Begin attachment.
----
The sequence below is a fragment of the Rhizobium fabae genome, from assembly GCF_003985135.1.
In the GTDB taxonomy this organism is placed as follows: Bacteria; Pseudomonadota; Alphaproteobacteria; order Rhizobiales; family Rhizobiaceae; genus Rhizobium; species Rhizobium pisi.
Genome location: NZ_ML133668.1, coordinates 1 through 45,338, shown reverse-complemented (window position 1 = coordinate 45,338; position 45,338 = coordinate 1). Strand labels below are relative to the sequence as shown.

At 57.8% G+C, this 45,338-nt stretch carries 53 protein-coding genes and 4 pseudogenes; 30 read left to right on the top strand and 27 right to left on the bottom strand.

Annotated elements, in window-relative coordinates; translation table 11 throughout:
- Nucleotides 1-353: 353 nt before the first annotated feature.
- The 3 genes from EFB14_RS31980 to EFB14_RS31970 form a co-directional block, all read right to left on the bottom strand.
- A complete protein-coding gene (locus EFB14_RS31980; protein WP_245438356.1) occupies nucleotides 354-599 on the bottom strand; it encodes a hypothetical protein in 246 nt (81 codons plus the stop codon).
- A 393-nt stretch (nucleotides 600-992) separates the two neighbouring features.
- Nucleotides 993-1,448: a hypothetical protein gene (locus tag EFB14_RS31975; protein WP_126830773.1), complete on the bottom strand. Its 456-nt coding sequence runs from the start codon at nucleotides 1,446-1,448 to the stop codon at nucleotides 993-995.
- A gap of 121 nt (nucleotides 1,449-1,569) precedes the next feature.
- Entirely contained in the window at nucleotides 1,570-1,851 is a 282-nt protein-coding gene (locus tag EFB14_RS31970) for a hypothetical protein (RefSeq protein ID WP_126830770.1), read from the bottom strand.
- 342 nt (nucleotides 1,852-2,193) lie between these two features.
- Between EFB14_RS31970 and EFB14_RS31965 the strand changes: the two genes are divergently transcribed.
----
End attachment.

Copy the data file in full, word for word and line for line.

The sequence below is a fragment of the Rhizobium fabae genome, from assembly GCF_003985135.1.
In the GTDB taxonomy this organism is placed as follows: Bacteria; Pseudomonadota; Alphaproteobacteria; order Rhizobiales; family Rhizobiaceae; genus Rhizobium; species Rhizobium pisi.
Genome location: NZ_ML133668.1, coordinates 1 through 45,338, shown reverse-complemented (window position 1 = coordinate 45,338; position 45,338 = coordinate 1). Strand labels below are relative to the sequence as shown.

At 57.8% G+C, this 45,338-nt stretch carries 53 protein-coding genes and 4 pseudogenes; 30 read left to right on the top strand and 27 right to left on the bottom strand.

Annotated elements, in window-relative coordinates; translation table 11 throughout:
- Nucleotides 1-353: 353 nt before the first annotated feature.
- The 3 genes from EFB14_RS31980 to EFB14_RS31970 form a co-directional block, all read right to left on the bottom strand.
- A complete protein-coding gene (locus EFB14_RS31980; protein WP_245438356.1) occupies nucleotides 354-599 on the bottom strand; it encodes a hypothetical protein in 246 nt (81 codons plus the stop codon).
- A 393-nt stretch (nucleotides 600-992) separates the two neighbouring features.
- Nucleotides 993-1,448: a hypothetical protein gene (locus tag EFB14_RS31975; protein WP_126830773.1), complete on the bottom strand. Its 456-nt coding sequence runs from the start codon at nucleotides 1,446-1,448 to the stop codon at nucleotides 993-995.
- A gap of 121 nt (nucleotides 1,449-1,569) precedes the next feature.
- Entirely contained in the window at nucleotides 1,570-1,851 is a 282-nt protein-coding gene (locus tag EFB14_RS31970) for a hypothetical protein (RefSeq protein ID WP_126830770.1), read from the bottom strand.
- 342 nt (nucleotides 1,852-2,193) lie between these two features.
- Between EFB14_RS31970 and EFB14_RS31965 the strand changes: the two genes are divergently transcribed.